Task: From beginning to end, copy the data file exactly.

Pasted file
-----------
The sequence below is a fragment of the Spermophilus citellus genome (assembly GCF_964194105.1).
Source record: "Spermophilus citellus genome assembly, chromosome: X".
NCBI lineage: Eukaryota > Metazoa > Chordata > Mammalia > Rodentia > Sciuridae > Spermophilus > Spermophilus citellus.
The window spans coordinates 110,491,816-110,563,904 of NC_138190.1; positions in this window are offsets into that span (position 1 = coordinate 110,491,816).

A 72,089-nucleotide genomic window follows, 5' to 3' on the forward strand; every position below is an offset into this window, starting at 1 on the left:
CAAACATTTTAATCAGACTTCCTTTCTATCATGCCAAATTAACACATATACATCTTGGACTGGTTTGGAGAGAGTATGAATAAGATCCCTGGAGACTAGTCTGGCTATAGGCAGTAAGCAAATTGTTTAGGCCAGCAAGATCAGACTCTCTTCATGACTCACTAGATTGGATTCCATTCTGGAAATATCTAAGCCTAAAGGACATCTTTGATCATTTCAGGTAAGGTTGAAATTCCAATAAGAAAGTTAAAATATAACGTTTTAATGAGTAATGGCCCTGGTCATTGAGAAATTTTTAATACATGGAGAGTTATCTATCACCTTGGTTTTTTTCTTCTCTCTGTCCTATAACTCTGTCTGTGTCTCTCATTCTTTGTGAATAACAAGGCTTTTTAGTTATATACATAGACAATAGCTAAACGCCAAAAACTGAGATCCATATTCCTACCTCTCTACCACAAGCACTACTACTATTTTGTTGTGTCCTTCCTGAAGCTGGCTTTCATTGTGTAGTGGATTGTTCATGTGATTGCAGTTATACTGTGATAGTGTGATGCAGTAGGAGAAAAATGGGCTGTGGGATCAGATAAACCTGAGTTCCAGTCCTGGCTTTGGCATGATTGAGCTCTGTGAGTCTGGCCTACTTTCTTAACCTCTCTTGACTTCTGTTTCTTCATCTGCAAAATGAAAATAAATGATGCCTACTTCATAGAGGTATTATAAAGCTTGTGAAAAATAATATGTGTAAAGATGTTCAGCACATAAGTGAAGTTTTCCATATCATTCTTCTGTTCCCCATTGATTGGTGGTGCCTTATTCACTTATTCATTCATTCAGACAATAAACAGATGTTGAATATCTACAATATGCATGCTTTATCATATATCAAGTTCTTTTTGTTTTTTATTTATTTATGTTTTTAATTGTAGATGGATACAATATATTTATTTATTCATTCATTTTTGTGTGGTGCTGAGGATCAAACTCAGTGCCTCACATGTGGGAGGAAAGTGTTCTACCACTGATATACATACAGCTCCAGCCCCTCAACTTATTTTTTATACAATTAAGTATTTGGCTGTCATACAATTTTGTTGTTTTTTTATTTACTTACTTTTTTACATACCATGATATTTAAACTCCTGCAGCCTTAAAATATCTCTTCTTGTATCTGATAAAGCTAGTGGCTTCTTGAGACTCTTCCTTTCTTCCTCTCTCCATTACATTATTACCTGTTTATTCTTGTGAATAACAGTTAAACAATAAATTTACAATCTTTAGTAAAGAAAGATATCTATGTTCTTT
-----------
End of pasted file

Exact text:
The sequence below is a fragment of the Spermophilus citellus genome (assembly GCF_964194105.1).
Source record: "Spermophilus citellus genome assembly, chromosome: X".
NCBI lineage: Eukaryota > Metazoa > Chordata > Mammalia > Rodentia > Sciuridae > Spermophilus > Spermophilus citellus.
The window spans coordinates 110,491,816-110,563,904 of NC_138190.1; positions in this window are offsets into that span (position 1 = coordinate 110,491,816).

A 72,089-nucleotide genomic window follows, 5' to 3' on the forward strand; every position below is an offset into this window, starting at 1 on the left:
CAAACATTTTAATCAGACTTCCTTTCTATCATGCCAAATTAACACATATACATCTTGGACTGGTTTGGAGAGAGTATGAATAAGATCCCTGGAGACTAGTCTGGCTATAGGCAGTAAGCAAATTGTTTAGGCCAGCAAGATCAGACTCTCTTCATGACTCACTAGATTGGATTCCATTCTGGAAATATCTAAGCCTAAAGGACATCTTTGATCATTTCAGGTAAGGTTGAAATTCCAATAAGAAAGTTAAAATATAACGTTTTAATGAGTAATGGCCCTGGTCATTGAGAAATTTTTAATACATGGAGAGTTATCTATCACCTTGGTTTTTTTCTTCTCTCTGTCCTATAACTCTGTCTGTGTCTCTCATTCTTTGTGAATAACAAGGCTTTTTAGTTATATACATAGACAATAGCTAAACGCCAAAAACTGAGATCCATATTCCTACCTCTCTACCACAAGCACTACTACTATTTTGTTGTGTCCTTCCTGAAGCTGGCTTTCATTGTGTAGTGGATTGTTCATGTGATTGCAGTTATACTGTGATAGTGTGATGCAGTAGGAGAAAAATGGGCTGTGGGATCAGATAAACCTGAGTTCCAGTCCTGGCTTTGGCATGATTGAGCTCTGTGAGTCTGGCCTACTTTCTTAACCTCTCTTGACTTCTGTTTCTTCATCTGCAAAATGAAAATAAATGATGCCTACTTCATAGAGGTATTATAAAGCTTGTGAAAAATAATATGTGTAAAGATGTTCAGCACATAAGTGAAGTTTTCCATATCATTCTTCTGTTCCCCATTGATTGGTGGTGCCTTATTCACTTATTCATTCATTCAGACAATAAACAGATGTTGAATATCTACAATATGCATGCTTTATCATATATCAAGTTCTTTTTGTTTTTTATTTATTTATGTTTTTAATTGTAGATGGATACAATATATTTATTTATTCATTCATTTTTGTGTGGTGCTGAGGATCAAACTCAGTGCCTCACATGTGGGAGGAAAGTGTTCTACCACTGATATACATACAGCTCCAGCCCCTCAACTTATTTTTTATACAATTAAGTATTTGGCTGTCATACAATTTTGTTGTTTTTTTATTTACTTACTTTTTTACATACCATGATATTTAAACTCCTGCAGCCTTAAAATATCTCTTCTTGTATCTGATAAAGCTAGTGGCTTCTTGAGACTCTTCCTTTCTTCCTCTCTCCATTACATTATTACCTGTTTATTCTTGTGAATAACAGTTAAACAATAAATTTACAATCTTTAGTAAAGAAAGATATCTATGTTCTTT